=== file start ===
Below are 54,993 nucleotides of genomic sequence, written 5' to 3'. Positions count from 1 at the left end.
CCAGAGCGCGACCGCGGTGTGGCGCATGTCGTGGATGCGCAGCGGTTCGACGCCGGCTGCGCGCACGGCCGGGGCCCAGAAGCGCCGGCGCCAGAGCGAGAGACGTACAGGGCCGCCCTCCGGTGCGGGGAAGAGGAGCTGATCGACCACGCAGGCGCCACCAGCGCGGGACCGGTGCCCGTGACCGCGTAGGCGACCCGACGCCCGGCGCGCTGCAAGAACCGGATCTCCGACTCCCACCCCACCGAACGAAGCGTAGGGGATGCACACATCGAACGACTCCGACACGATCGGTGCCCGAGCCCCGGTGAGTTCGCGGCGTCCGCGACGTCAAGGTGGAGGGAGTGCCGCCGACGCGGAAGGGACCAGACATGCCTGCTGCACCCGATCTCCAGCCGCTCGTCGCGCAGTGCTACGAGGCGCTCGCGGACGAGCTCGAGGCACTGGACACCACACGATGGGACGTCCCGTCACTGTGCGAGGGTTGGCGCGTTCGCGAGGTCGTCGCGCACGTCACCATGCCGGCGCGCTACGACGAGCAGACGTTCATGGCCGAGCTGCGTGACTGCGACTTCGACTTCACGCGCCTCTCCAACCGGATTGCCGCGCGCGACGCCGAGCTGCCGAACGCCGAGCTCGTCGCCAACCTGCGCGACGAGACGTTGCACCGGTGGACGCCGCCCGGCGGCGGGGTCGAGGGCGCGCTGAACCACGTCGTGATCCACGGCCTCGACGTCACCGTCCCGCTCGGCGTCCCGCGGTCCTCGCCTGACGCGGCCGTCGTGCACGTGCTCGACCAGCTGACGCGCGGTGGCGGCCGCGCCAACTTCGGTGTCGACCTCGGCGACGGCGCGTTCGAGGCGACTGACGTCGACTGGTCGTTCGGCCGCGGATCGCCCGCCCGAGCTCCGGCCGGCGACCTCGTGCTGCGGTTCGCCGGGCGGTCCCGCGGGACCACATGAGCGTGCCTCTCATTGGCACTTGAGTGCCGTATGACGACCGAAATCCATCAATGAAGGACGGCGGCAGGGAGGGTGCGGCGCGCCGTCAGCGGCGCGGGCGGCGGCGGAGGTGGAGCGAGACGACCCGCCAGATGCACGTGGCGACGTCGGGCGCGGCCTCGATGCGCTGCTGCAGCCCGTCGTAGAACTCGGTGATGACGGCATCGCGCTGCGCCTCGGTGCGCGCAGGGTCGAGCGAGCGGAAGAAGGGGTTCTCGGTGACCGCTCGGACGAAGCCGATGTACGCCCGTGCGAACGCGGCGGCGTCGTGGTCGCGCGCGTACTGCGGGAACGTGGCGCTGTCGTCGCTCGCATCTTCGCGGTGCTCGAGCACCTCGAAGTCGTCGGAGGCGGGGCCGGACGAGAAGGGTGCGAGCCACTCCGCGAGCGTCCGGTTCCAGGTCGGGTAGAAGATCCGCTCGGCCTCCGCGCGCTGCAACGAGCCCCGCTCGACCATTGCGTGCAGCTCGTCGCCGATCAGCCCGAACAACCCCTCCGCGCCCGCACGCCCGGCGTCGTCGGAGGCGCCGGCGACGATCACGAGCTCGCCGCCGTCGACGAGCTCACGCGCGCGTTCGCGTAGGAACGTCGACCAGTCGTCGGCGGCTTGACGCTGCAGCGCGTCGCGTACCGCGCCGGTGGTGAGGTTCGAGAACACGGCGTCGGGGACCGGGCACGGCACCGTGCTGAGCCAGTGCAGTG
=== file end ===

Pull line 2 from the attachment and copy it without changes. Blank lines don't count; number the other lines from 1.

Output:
CCAGAGCGCGACCGCGGTGTGGCGCATGTCGTGGATGCGCAGCGGTTCGACGCCGGCTGCGCGCACGGCCGGGGCCCAGAAGCGCCGGCGCCAGAGCGAGAGACGTACAGGGCCGCCCTCCGGTGCGGGGAAGAGGAGCTGATCGACCACGCAGGCGCCACCAGCGCGGGACCGGTGCCCGTGACCGCGTAGGCGACCCGACGCCCGGCGCGCTGCAAGAACCGGATCTCCGACTCCCACCCCACCGAACGAAGCGTAGGGGATGCACACATCGAACGACTCCGACACGATCGGTGCCCGAGCCCCGGTGAGTTCGCGGCGTCCGCGACGTCAAGGTGGAGGGAGTGCCGCCGACGCGGAAGGGACCAGACATGCCTGCTGCACCCGATCTCCAGCCGCTCGTCGCGCAGTGCTACGAGGCGCTCGCGGACGAGCTCGAGGCACTGGACACCACACGATGGGACGTCCCGTCACTGTGCGAGGGTTGGCGCGTTCGCGAGGTCGTCGCGCACGTCACCATGCCGGCGCGCTACGACGAGCAGACGTTCATGGCCGAGCTGCGTGACTGCGACTTCGACTTCACGCGCCTCTCCAACCGGATTGCCGCGCGCGACGCCGAGCTGCCGAACGCCGAGCTCGTCGCCAACCTGCGCGACGAGACGTTGCACCGGTGGACGCCGCCCGGCGGCGGGGTCGAGGGCGCGCTGAACCACGTCGTGATCCACGGCCTCGACGTCACCGTCCCGCTCGGCGTCCCGCGGTCCTCGCCTGACGCGGCCGTCGTGCACGTGCTCGACCAGCTGACGCGCGGTGGCGGCCGCGCCAACTTCGGTGTCGACCTCGGCGACGGCGCGTTCGAGGCGACTGACGTCGACTGGTCGTTCGGCCGCGGATCGCCCGCCCGAGCTCCGGCCGGCGACCTCGTGCTGCGGTTCGCCGGGCGGTCCCGCGGGACCACATGAGCGTGCCTCTCATTGGCACTTGAGTGCCGTATGACGACCGAAATCCATCAATGAAGGACGGCGGCAGGGAGGGTGCGGCGCGCCGTCAGCGGCGCGGGCGGCGGCGGAGGTGGAGCGAGACGACCCGCCAGATGCACGTGGCGACGTCGGGCGCGGCCTCGATGCGCTGCTGCAGCCCGTCGTAGAACTCGGTGATGACGGCATCGCGCTGCGCCTCGGTGCGCGCAGGGTCGAGCGAGCGGAAGAAGGGGTTCTCGGTGACCGCTCGGACGAAGCCGATGTACGCCCGTGCGAACGCGGCGGCGTCGTGGTCGCGCGCGTACTGCGGGAACGTGGCGCTGTCGTCGCTCGCATCTTCGCGGTGCTCGAGCACCTCGAAGTCGTCGGAGGCGGGGCCGGACGAGAAGGGTGCGAGCCACTCCGCGAGCGTCCGGTTCCAGGTCGGGTAGAAGATCCGCTCGGCCTCCGCGCGCTGCAACGAGCCCCGCTCGACCATTGCGTGCAGCTCGTCGCCGATCAGCCCGAACAACCCCTCCGCGCCCGCACGCCCGGCGTCGTCGGAGGCGCCGGCGACGATCACGAGCTCGCCGCCGTCGACGAGCTCACGCGCGCGTTCGCGTAGGAACGTCGACCAGTCGTCGGCGGCTTGACGCTGCAGCGCGTCGCGTACCGCGCCGGTGGTGAGGTTCGAGAACACGGCGTCGGGGACCGGGCACGGCACCGTGCTGAGCCAGTGCAGTG